Can I just marvel, once more, at how poppin the Cluuuuuuhhhhhhb was here? In Rochahca? I spent a good portion of the night trying to convince a possible tranny to do some dips on the dancefloor, but I guess that club wasn't that poppin : (

D. I feel like I'm zeroing in on what an appropriate career might be for me, aside from the music thing, and thank Jeebus, because it calms my anxiety. I'm thinking that I'd like to get involved either with grant writing, or grant making for non-profits. I know- I have more mental whittling to do on the topic, but I'm feeling good about this. I know I could be a good grant writer. When I bother to proofread, I'm a good to great writer, and I really do flourish at jobs in which explicit instructions are de riguer. Furthermore, grant writing/making skills are useful in both the arts and community service- the fields closest to my heart. Finally, the jobs outlook for grant writers is better than average, and apparently, one can make a decent living out of it. In a sign that the universe may be opening itself up to my eventual employment in this field, I keep meeting people involved in grant writing/making here in Rochester. Most recently, on VD, Blow Out introduced me to a friend who is currently a grant writer, and who will be transitioning to grant making at the state level later this month. He's going to hook me up with some ideas about how to get involved in this area, which is nice as I have little to no experience.

In short, things are trending up here in Rochacha.

Wednesday, January 21, 2009

The Best Thing About Jazz

The best thing about jazz is that sometimes it's impossible to tell where the changes are taking you. Then you end up in a new place and it seems obvious that that's where you were going all along.

I swear to Bejeezus, that thought came to me tonight while at a concert and was not intended to be some Oprah quote of the day.

Thursday, January 15, 2009

Orale, ese!!!

Yesterday must have been Hate on Oppressed People's Day at Wegman's- the local grocery haven. This is why:

1. I was strolling around Wegman's doing some shopping for SIL, and also picking up some items for myself. Typical bougie fare adorned my shopping cart: organic cage-free eggs, Pecorino Romano, brussels sprouts, whatever whatever, blasé blah. I'd even stopped by the tea bar to pick up a cup of perfectly brewed super-grassy Japanese green tea, so I was feeling good, reveling in the food Elysium that is Wegman's. I made my way over to the yoghurt section to pick up some lovelies, and as I was leaving, I stopped for a millisecond to consider getting some goat's milk for the hell of it. Just as I stopped, the guy stocking the refrigerated foods section walked near me, and when we made eye contact, he asked, "Are you looking for tortillas?" with a genuine Let-Me-Offer-Your-Mexican-Ass-Some-Great-Customer-Service Smile. After politely declining his tortilla-finding services, I cracked the hell up and called BCSM. He loves racist humor. I'm still laughing.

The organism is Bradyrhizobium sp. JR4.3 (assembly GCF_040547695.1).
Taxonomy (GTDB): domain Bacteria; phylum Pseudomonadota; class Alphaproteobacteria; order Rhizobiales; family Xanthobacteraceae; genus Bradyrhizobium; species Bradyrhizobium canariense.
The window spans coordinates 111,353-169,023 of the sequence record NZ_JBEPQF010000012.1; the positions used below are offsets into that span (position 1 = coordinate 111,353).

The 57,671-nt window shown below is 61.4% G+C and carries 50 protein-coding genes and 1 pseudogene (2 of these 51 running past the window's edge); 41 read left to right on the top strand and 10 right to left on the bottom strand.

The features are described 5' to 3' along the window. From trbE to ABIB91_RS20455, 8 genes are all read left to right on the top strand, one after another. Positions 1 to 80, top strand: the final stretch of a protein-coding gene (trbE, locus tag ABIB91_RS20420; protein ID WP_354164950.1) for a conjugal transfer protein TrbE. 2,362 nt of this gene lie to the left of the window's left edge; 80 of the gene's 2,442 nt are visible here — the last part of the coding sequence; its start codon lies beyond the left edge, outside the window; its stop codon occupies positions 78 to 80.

2. As I was picking up paper towels, a little hunched lady asked me to read her the prices on the sponges she was eyeing. So I did, to which Ol' Girl replied:

"They want I should pay $3.49 for sponges?!?! I can't believe it!!!"

Why did my prejudiced ass immediately assume this lady was Jewish? I mean, I do live in the midst of many Jews. A & A would feel right at home here in Brighton, NY. Still...was I lashing out because someone called me a Messican?

Actually, I reserved my lashing out for one of the developmentally disabled people they hire to be "Helping Hands" in the parking lot. Ol' Boy almost got plowed into when he tried to weave around my shopping cart. I guess there's a recession on tolerance, too :  (

In unrelated news, can I just mention that the first couple of weeks of 2009 have already destroyed all of 2008 as far as goodness goes? Considering my 2008, that's not very hard to do, but it seems as though 2008 was pretty much a difficult year for everyone. Anyway, within the past few weeks I:

- had a great date with Mister, and will have another one on Saturday when we go to hear some Zydeco together.

- had a great trip to Buffalo where I saw Lerla, met her best friend HowYouDern and saw Ban Bornelius- one of my favorite people ever.

-'Bout to get a new President.

- yesterday I got a call (two months late) letting me know that I won a small grant that I'd applied for in September. Since the application stated that the awards would be made in November, I'd already assumed that my application was denied. In fact, I was relieved, because I originally applied for the grant to help pay for this past audition season, which was cut short but my busted voice; so in the event that I won the grant, I thought I would have to decline it anyway. So it turns out that there were way more applicants for the grant than they'd ever had before, which accounts for the delay. Furthermore, since these grants are for young adult cancer survivors, their raison d'être is to help grantees with whatever transitions are happening in their lives. In short, they're encouraging me to accept the funds and put themto use toward something else, like getting an apartment. (I'm only too happy to do so- I'm ready to not live at home anymore.) According to the young woman who runs the organization granting these awards, my application was unanimously approved by the board because my essay was so damn good. (high fives self)

- BCSM sent me a link to a job notice for which I am qualified and interested. Of course, I've sent out tons of resumes lately all with no luck, but I've got my fingers, toes and dick crossed for this one.